ANZAAS Medal for Ken Harvey
15 August 2016
The Australian and New Zealand Association for the Advancement of Science (ANZAAS) Medal for 2016 has been awarded to Dr Ken Harvey, MBBS FRCPA, Adjunct Associate Professor, School of Public Health and Preventive Medicine, Monash University, Victoria.
The medal is awarded each year for services for the advancement of science or administration and organisation of scientific activities, or the teaching of science throughout Australia and New Zealand and in contributions to science that lie beyond normal professional activities.
Sir Gus Nossal and Sir Mark Oliphant are previous winners of the ANZAAS Medal.
Dr Ken Harvey is an Executive Member of Friends of Science in Medicine (FSM), and has a national reputation as a strong champion of evidence-based medicine and treatment.
Congratulating Dr Harvey on his prestigious award, Professor John Dwyer, president of FSM said, “Ken Harvey is a champion for better public health in Australia. His efforts over many years have been focussed on reducing the harm to consumers associated with misleading and even fraudulent promotion and use of treatments and medicines for which there is no scientific support.”
“Ken is a constructive and therefore effective critic of the regulatory agencies established to protect consumers,” said Professor Dwyer. “His public commentaries highlight his skills as a talented communicator of scientific knowledge. We are delighted with his well deserved recognition from an organisation focussed on the advancement of Science”.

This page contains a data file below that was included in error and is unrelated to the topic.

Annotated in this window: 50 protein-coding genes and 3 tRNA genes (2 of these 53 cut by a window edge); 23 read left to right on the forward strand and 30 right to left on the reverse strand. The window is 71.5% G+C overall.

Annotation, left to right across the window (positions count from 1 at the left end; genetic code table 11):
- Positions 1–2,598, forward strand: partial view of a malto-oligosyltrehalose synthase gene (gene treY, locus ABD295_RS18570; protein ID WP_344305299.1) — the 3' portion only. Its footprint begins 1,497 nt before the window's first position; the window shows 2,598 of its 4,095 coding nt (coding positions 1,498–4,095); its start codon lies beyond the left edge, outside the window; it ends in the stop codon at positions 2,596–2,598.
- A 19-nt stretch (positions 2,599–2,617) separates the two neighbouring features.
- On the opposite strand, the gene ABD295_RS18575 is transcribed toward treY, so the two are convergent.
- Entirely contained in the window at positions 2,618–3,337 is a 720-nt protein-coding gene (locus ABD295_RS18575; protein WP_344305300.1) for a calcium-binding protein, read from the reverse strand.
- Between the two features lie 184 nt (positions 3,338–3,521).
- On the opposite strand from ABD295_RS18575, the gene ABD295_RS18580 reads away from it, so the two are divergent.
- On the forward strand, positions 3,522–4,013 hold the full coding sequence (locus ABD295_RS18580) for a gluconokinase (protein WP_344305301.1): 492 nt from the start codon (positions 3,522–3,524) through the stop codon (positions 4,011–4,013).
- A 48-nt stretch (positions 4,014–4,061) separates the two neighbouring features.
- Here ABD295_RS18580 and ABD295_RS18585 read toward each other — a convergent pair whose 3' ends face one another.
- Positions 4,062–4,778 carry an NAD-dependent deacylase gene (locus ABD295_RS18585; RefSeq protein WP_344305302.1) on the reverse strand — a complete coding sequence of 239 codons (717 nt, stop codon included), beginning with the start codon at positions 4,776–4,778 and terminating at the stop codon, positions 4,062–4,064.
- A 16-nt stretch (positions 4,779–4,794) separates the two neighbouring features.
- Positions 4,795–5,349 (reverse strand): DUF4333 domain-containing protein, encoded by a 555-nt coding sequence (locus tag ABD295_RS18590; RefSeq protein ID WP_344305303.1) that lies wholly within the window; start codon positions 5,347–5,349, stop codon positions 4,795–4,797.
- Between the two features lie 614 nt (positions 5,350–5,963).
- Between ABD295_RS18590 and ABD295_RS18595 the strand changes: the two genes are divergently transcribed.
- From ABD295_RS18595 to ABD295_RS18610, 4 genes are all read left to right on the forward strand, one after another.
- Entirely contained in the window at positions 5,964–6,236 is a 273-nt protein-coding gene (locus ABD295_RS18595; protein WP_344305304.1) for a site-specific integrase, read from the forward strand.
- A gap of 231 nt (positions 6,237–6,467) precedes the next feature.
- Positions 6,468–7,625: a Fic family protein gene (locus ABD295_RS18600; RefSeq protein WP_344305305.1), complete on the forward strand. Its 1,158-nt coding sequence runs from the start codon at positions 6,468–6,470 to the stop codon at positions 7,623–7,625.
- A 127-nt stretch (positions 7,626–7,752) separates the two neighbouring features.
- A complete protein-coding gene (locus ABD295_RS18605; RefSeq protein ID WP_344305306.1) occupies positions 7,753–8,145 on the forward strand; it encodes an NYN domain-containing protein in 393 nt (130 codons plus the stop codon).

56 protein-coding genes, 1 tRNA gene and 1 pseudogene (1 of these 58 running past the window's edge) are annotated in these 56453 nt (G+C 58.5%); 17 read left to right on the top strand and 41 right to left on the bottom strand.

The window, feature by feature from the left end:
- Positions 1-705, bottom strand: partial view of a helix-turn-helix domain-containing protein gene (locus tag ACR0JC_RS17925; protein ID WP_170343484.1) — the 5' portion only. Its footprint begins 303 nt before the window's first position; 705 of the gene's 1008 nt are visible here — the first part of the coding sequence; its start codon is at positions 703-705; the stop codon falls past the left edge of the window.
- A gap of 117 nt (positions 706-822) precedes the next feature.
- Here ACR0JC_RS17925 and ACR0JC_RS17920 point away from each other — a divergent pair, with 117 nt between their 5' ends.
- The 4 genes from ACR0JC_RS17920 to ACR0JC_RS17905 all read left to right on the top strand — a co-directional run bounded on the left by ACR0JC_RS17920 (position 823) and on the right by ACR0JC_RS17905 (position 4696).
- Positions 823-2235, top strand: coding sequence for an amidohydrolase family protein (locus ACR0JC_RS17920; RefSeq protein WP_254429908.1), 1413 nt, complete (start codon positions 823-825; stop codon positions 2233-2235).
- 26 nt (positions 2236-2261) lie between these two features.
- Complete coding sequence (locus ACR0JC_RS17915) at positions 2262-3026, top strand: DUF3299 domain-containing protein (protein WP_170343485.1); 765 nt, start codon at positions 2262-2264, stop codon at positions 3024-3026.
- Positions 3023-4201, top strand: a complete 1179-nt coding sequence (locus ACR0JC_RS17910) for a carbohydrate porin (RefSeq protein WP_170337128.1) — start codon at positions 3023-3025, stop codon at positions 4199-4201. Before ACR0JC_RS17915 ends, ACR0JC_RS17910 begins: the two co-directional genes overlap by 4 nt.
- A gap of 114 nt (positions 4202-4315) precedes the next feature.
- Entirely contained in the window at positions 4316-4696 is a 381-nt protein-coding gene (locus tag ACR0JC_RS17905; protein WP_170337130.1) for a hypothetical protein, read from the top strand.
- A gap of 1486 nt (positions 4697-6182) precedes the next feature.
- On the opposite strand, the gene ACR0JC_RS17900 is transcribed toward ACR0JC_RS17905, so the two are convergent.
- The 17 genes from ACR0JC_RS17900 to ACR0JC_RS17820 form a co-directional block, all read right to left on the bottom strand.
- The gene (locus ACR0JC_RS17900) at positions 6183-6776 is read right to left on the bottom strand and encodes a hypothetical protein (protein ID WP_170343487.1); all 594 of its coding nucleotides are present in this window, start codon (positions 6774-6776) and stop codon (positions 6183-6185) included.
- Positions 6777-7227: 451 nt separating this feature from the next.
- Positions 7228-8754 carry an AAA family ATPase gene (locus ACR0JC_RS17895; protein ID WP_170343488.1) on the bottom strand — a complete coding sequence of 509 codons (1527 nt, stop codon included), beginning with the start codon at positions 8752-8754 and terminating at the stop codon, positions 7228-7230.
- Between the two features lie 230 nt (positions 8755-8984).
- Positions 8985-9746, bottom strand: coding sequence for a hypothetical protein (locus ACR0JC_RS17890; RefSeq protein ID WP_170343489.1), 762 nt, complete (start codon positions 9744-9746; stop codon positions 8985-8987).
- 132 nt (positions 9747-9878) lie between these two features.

Dr Harvey said, “My interest in unethical promotion started in the 1970’s when I was trying to contain hospital-acquired antibiotic-resistant microorganisms. I advocated the use of older, narrow-spectrum, more cost-effective antibiotics. The response of many pharmaceutical companies was, ‘You can’t afford to be wrong, use our latest, broadest-spectrum and most expensive antibiotics (blundermycin)!’”
“A number of purveyors of complementary, alternative and integrative medicine also make unethical claims. So what to do? Marshal the evidence; flood the regulators with complaints, engage the media and agitate for policy change. In these endeavours, I have been encouraged and supported by many like-minded groups, colleagues and friends: Therapeutic Guidelines, Health Action International, Friends of Science in Medicine, Australian Skeptics, AusPharm, the Australian Consumers’ Association, Consumers Health Forum, Therapeutic Goods Advertising Complaint Resolution Panel and colleagues from the School of Public Health at both La Trobe and more recently Monash University”.
The Medal will be presented by Dr Malcolm Jenkins, Chair of ANZAAS, at GTAC, corner Story St and Royal Parade, Parkville, Victoria, on 17th August 2016.